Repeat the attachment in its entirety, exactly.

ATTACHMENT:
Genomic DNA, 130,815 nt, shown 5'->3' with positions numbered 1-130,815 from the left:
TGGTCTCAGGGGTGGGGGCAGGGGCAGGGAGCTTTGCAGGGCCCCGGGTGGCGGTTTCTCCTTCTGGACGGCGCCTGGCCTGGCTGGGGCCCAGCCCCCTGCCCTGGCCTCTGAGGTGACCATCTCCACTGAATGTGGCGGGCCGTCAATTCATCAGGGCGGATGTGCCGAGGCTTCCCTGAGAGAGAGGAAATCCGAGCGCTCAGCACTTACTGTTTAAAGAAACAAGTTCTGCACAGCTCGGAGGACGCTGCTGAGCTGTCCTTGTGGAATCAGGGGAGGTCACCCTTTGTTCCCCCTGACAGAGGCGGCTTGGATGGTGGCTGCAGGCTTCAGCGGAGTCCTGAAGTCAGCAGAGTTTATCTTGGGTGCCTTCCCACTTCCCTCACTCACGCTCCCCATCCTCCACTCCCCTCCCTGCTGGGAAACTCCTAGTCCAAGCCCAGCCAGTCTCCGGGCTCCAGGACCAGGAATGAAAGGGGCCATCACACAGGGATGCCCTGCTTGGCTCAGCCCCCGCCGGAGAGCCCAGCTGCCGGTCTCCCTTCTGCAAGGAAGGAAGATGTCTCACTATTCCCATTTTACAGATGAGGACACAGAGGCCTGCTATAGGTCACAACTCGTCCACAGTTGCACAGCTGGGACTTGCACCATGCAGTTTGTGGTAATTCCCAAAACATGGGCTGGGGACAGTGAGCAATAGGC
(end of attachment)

Genomic DNA, 130,815 nt, shown 5'->3' with positions numbered 1-130,815 from the left:
TGGTCTCAGGGGTGGGGGCAGGGGCAGGGAGCTTTGCAGGGCCCCGGGTGGCGGTTTCTCCTTCTGGACGGCGCCTGGCCTGGCTGGGGCCCAGCCCCCTGCCCTGGCCTCTGAGGTGACCATCTCCACTGAATGTGGCGGGCCGTCAATTCATCAGGGCGGATGTGCCGAGGCTTCCCTGAGAGAGAGGAAATCCGAGCGCTCAGCACTTACTGTTTAAAGAAACAAGTTCTGCACAGCTCGGAGGACGCTGCTGAGCTGTCCTTGTGGAATCAGGGGAGGTCACCCTTTGTTCCCCCTGACAGAGGCGGCTTGGATGGTGGCTGCAGGCTTCAGCGGAGTCCTGAAGTCAGCAGAGTTTATCTTGGGTGCCTTCCCACTTCCCTCACTCACGCTCCCCATCCTCCACTCCCCTCCCTGCTGGGAAACTCCTAGTCCAAGCCCAGCCAGTCTCCGGGCTCCAGGACCAGGAATGAAAGGGGCCATCACACAGGGATGCCCTGCTTGGCTCAGCCCCCGCCGGAGAGCCCAGCTGCCGGTCTCCCTTCTGCAAGGAAGGAAGATGTCTCACTATTCCCATTTTACAGATGAGGACACAGAGGCCTGCTATAGGTCACAACTCGTCCACAGTTGCACAGCTGGGACTTGCACCATGCAGTTTGTGGTAATTCCCAAAACATGGGCTGGGGACAGTGAGCAATAGGC